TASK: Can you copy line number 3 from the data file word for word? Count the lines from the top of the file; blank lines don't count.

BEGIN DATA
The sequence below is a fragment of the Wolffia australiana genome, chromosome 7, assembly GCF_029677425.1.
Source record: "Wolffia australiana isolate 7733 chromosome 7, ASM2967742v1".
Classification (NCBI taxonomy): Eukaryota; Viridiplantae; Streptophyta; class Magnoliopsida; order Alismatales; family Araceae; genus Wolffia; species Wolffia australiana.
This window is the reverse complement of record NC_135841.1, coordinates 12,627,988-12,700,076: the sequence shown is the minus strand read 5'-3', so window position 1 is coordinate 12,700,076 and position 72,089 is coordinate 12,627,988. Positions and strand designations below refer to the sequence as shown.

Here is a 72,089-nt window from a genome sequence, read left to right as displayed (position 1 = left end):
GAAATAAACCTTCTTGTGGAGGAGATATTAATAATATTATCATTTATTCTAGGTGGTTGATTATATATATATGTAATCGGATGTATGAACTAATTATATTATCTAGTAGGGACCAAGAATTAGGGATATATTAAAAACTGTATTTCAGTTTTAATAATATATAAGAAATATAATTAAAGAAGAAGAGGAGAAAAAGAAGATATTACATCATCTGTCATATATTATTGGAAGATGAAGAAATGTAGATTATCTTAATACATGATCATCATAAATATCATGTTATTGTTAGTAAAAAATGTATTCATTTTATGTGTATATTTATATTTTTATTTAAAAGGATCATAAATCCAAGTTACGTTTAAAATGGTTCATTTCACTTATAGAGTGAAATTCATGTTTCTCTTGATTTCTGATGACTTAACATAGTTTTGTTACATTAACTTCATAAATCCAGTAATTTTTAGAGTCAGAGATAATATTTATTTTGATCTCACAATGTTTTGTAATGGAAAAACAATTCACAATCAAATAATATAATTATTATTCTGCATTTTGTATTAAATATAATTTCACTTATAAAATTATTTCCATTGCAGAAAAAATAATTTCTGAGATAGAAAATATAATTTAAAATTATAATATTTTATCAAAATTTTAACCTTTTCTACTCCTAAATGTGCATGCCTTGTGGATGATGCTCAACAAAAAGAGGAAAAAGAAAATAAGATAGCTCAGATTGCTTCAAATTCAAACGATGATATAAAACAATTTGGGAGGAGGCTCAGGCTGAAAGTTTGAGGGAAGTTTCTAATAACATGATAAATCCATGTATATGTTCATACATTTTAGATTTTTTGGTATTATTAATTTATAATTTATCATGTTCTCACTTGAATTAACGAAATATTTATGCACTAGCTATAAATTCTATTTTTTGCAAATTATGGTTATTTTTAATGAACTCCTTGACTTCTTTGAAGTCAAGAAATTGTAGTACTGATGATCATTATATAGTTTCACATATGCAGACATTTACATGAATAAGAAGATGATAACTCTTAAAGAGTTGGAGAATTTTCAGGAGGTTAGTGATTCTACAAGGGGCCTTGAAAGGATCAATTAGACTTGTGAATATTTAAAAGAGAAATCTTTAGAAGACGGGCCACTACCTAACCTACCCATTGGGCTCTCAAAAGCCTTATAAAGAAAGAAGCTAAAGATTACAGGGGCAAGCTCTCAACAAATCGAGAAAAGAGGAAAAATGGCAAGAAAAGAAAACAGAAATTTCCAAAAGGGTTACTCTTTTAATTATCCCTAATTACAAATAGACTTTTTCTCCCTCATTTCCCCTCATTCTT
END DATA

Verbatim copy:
Classification (NCBI taxonomy): Eukaryota; Viridiplantae; Streptophyta; class Magnoliopsida; order Alismatales; family Araceae; genus Wolffia; species Wolffia australiana.